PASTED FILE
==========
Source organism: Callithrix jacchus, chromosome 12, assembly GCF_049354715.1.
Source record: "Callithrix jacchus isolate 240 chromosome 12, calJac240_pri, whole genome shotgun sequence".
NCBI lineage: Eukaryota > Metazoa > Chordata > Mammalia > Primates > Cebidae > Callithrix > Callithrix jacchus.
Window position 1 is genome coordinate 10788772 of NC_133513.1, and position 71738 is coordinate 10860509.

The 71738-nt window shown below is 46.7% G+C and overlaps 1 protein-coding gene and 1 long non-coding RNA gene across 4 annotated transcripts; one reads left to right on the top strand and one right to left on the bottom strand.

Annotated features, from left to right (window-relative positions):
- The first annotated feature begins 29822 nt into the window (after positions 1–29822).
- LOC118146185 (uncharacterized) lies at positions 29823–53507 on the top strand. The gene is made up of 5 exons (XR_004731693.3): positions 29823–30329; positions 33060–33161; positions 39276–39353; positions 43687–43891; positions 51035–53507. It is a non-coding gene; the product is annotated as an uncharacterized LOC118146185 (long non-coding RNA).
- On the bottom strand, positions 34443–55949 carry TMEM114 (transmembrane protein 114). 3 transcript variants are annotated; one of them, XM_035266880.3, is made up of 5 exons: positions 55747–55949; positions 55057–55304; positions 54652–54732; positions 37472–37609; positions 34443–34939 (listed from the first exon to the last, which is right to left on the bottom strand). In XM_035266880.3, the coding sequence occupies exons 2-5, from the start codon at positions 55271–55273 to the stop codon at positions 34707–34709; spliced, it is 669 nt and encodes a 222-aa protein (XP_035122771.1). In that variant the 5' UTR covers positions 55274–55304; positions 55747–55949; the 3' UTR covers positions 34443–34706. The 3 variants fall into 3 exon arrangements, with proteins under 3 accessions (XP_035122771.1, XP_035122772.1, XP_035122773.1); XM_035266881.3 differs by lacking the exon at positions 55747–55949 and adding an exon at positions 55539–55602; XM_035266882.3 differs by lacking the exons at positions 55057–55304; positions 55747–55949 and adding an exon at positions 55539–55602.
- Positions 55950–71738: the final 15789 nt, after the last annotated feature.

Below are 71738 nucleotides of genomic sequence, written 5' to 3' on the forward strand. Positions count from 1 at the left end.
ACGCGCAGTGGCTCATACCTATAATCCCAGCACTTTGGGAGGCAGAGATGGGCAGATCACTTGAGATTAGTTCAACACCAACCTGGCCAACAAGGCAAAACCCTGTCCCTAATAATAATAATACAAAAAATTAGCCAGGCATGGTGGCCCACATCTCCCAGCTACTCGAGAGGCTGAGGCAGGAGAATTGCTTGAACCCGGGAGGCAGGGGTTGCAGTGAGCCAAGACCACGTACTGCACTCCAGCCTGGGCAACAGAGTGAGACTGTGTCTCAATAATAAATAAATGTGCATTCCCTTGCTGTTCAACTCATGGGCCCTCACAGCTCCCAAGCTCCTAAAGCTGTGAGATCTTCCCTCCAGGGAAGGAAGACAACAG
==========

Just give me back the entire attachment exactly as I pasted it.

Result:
Source organism: Callithrix jacchus, chromosome 12, assembly GCF_049354715.1.
Source record: "Callithrix jacchus isolate 240 chromosome 12, calJac240_pri, whole genome shotgun sequence".
NCBI lineage: Eukaryota > Metazoa > Chordata > Mammalia > Primates > Cebidae > Callithrix > Callithrix jacchus.
Window position 1 is genome coordinate 10788772 of NC_133513.1, and position 71738 is coordinate 10860509.

The 71738-nt window shown below is 46.7% G+C and overlaps 1 protein-coding gene and 1 long non-coding RNA gene across 4 annotated transcripts; one reads left to right on the top strand and one right to left on the bottom strand.

Annotated features, from left to right (window-relative positions):
- The first annotated feature begins 29822 nt into the window (after positions 1–29822).
- LOC118146185 (uncharacterized) lies at positions 29823–53507 on the top strand. The gene is made up of 5 exons (XR_004731693.3): positions 29823–30329; positions 33060–33161; positions 39276–39353; positions 43687–43891; positions 51035–53507. It is a non-coding gene; the product is annotated as an uncharacterized LOC118146185 (long non-coding RNA).
- On the bottom strand, positions 34443–55949 carry TMEM114 (transmembrane protein 114). 3 transcript variants are annotated; one of them, XM_035266880.3, is made up of 5 exons: positions 55747–55949; positions 55057–55304; positions 54652–54732; positions 37472–37609; positions 34443–34939 (listed from the first exon to the last, which is right to left on the bottom strand). In XM_035266880.3, the coding sequence occupies exons 2-5, from the start codon at positions 55271–55273 to the stop codon at positions 34707–34709; spliced, it is 669 nt and encodes a 222-aa protein (XP_035122771.1). In that variant the 5' UTR covers positions 55274–55304; positions 55747–55949; the 3' UTR covers positions 34443–34706. The 3 variants fall into 3 exon arrangements, with proteins under 3 accessions (XP_035122771.1, XP_035122772.1, XP_035122773.1); XM_035266881.3 differs by lacking the exon at positions 55747–55949 and adding an exon at positions 55539–55602; XM_035266882.3 differs by lacking the exons at positions 55057–55304; positions 55747–55949 and adding an exon at positions 55539–55602.
- Positions 55950–71738: the final 15789 nt, after the last annotated feature.

Below are 71738 nucleotides of genomic sequence, written 5' to 3' on the forward strand. Positions count from 1 at the left end.
ACGCGCAGTGGCTCATACCTATAATCCCAGCACTTTGGGAGGCAGAGATGGGCAGATCACTTGAGATTAGTTCAACACCAACCTGGCCAACAAGGCAAAACCCTGTCCCTAATAATAATAATACAAAAAATTAGCCAGGCATGGTGGCCCACATCTCCCAGCTACTCGAGAGGCTGAGGCAGGAGAATTGCTTGAACCCGGGAGGCAGGGGTTGCAGTGAGCCAAGACCACGTACTGCACTCCAGCCTGGGCAACAGAGTGAGACTGTGTCTCAATAATAAATAAATGTGCATTCCCTTGCTGTTCAACTCATGGGCCCTCACAGCTCCCAAGCTCCTAAAGCTGTGAGATCTTCCCTCCAGGGAAGGAAGACAACAG